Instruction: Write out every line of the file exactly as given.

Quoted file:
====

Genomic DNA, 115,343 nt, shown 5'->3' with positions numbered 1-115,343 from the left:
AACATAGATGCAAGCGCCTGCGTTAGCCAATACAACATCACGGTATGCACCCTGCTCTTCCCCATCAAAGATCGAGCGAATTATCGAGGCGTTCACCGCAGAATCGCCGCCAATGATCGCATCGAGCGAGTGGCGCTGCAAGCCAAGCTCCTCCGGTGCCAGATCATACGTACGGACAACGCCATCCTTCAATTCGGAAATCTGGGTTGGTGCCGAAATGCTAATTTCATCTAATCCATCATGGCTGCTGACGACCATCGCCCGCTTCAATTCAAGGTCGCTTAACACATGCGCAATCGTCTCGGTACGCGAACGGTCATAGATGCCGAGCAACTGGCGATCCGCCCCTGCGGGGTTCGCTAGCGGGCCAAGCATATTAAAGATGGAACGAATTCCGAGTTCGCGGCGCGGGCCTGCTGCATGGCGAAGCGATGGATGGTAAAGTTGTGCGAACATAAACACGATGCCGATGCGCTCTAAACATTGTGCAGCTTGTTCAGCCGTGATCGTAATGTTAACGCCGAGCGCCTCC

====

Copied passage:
Genomic DNA, 115,343 nt, shown 5'->3' with positions numbered 1-115,343 from the left:
AACATAGATGCAAGCGCCTGCGTTAGCCAATACAACATCACGGTATGCACCCTGCTCTTCCCCATCAAAGATCGAGCGAATTATCGAGGCGTTCACCGCAGAATCGCCGCCAATGATCGCATCGAGCGAGTGGCGCTGCAAGCCAAGCTCCTCCGGTGCCAGATCATACGTACGGACAACGCCATCCTTCAATTCGGAAATCTGGGTTGGTGCCGAAATGCTAATTTCATCTAATCCATCATGGCTGCTGACGACCATCGCCCGCTTCAATTCAAGGTCGCTTAACACATGCGCAATCGTCTCGGTACGCGAACGGTCATAGATGCCGAGCAACTGGCGATCCGCCCCTGCGGGGTTCGCTAGCGGGCCAAGCATATTAAAGATGGAACGAATTCCGAGTTCGCGGCGCGGGCCTGCTGCATGGCGAAGCGATGGATGGTAAAGTTGTGCGAACATAAACACGATGCCGATGCGCTCTAAACATTGTGCAGCTTGTTCAGCCGTGATCGTAATGTTAACGCCGAGCGCCTCC